Curfew In Nigeria After Communal Violence Kills 55

A curfew was placed over the Nigerian state of Kaduna last Thursday after communal violence killed 55 people. The altercation between Hausa Muslims and Adara Christian youths in a local marketplace sparked riots in the Kasuwan Magani area of Kaduna, north-central Nigeria. According to Al Jazeera, two were killed in the initial row, but violence quickly escalated as Adara youths started attacking a nearby Hausa neighborhood, burning down houses, and killing residents. The 24 hour curfew was promptly enacted over all of Kaduna after the killings took place. A local police commissioner has announced that 22 people were arrested in connection to the attacks after the dispatch of special police forces to the area.

President Muhammadu Buhari issued a statement expressing his concern and provided assurance that “the federal government and its law enforcement agencies will work with the state government and community leaders to ensure the full restoration of peace and security.” The New York Times received a statement from Buhari’s spokesman that conveyed the same concern. It stated, “the frequent resort to bloodshed by Nigerians over misunderstandings that can be resolved peacefully is worrisome.” The governor of Kaduna, Nasir Ahmad el-Rufai also spoke on the event and promised to prosecute those responsible for the attacks.

The Nigerian government acted quickly to assure its people a restoration of peace. It’s extremely important that civil violence becomes intolerable and less prevalent in Nigeria, so that peace and stability may come to the country. As long as president Buhari, his governor, and police officials throughout Kaduna keep a united front on this issue, their promises should not go unfulfilled. Violence begets violence and that is why civil discourse is the only way tensions between groups can diminish.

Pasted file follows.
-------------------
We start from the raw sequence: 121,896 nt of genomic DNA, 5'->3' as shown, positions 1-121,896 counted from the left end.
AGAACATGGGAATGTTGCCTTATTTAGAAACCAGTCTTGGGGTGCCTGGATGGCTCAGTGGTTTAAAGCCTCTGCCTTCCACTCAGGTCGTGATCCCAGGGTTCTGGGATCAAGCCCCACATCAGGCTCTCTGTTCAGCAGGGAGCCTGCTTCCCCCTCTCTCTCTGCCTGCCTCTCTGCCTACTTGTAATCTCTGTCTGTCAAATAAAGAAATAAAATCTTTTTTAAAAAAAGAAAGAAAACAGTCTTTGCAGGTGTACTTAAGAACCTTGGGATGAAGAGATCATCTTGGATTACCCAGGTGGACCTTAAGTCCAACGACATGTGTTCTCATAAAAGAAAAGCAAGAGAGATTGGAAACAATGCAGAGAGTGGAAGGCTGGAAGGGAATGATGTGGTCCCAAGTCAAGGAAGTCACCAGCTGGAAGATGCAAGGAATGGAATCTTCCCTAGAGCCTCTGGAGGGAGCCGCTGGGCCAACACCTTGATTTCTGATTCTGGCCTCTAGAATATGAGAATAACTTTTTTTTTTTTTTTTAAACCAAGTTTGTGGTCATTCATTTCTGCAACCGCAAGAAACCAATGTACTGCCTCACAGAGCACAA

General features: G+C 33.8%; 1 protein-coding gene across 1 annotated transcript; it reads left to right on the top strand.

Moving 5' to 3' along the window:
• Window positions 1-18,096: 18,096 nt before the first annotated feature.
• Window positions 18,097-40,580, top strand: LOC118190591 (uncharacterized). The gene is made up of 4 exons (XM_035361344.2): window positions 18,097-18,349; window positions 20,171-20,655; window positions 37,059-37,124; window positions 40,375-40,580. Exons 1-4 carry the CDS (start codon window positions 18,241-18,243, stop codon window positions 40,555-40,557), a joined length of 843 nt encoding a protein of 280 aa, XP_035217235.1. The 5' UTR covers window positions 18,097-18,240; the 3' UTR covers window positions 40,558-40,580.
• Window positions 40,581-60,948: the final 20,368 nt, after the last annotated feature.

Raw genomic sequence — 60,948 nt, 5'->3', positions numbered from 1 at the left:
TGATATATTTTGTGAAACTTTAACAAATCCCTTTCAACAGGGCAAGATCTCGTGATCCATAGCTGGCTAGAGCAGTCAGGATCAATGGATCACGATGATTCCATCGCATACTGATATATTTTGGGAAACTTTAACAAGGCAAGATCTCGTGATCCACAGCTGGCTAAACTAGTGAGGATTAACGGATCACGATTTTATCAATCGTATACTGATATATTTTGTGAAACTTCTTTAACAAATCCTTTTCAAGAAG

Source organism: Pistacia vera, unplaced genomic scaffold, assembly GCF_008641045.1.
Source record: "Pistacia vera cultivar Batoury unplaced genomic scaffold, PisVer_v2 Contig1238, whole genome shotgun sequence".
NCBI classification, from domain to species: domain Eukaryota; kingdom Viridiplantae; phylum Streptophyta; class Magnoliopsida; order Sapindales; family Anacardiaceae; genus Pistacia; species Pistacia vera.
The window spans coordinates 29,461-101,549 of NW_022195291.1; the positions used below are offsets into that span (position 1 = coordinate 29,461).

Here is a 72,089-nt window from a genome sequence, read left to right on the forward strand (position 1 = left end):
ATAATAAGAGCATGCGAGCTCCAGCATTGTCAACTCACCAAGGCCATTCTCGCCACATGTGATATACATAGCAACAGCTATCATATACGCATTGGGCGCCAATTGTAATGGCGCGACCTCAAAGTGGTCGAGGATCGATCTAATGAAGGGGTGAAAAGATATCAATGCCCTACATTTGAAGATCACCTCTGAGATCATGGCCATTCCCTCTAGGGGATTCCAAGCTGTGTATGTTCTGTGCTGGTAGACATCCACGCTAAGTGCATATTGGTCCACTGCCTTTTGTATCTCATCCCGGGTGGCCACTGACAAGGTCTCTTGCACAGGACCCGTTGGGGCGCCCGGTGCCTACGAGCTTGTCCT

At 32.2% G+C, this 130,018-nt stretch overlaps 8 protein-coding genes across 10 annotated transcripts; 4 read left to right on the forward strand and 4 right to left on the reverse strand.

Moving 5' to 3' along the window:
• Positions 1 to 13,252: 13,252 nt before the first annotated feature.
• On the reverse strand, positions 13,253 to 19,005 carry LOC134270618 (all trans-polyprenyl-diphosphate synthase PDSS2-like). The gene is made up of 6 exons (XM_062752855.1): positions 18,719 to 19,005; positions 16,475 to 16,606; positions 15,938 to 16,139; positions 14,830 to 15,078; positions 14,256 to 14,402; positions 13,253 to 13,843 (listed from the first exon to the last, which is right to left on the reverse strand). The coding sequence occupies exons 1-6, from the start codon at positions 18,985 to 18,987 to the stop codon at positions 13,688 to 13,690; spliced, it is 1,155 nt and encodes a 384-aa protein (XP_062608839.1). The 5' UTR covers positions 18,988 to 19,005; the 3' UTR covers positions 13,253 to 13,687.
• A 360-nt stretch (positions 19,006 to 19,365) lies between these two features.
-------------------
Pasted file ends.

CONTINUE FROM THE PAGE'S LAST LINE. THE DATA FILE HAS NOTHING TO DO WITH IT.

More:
Unfortunately, the recent fatalities are not unique to Nigeria. Communal violence has been a reoccurring issue in recent years due to ethnic and religious tensions between the mostly Christian south and Muslim north. According to The New York Times, Nigeria also faces the problem of increasingly scarce resources, which cause land disputes between farmers and cattle herders. The intermingling of religious tension and land disputes between factions have lead to the deaths of over 1,300 people in the past two years alone. Insurgents from Boko Haram, a terrorist group based in the northeastern part of the country that has bombed cities, burned towns, abducted and killed civilians, and imposed other violent acts on the country, also acts as a continual threat to peace and stability in the region.

Nigeria is a newly independent country that has taken multiple steps to stabilize and democratize. However, the bloodshed that has taken over is an exceptional threat to the integrity of the country, and the lives of its citizens. Conflict without resolution will undoubtedly play a large role in the upcoming presidential elections in February. If Buhari wants to win the trust of his people, he needs to take a stand against the terrorism of Boko Haram, and prosecute those responsible for the increasing violence between religious factions in Nigeria.

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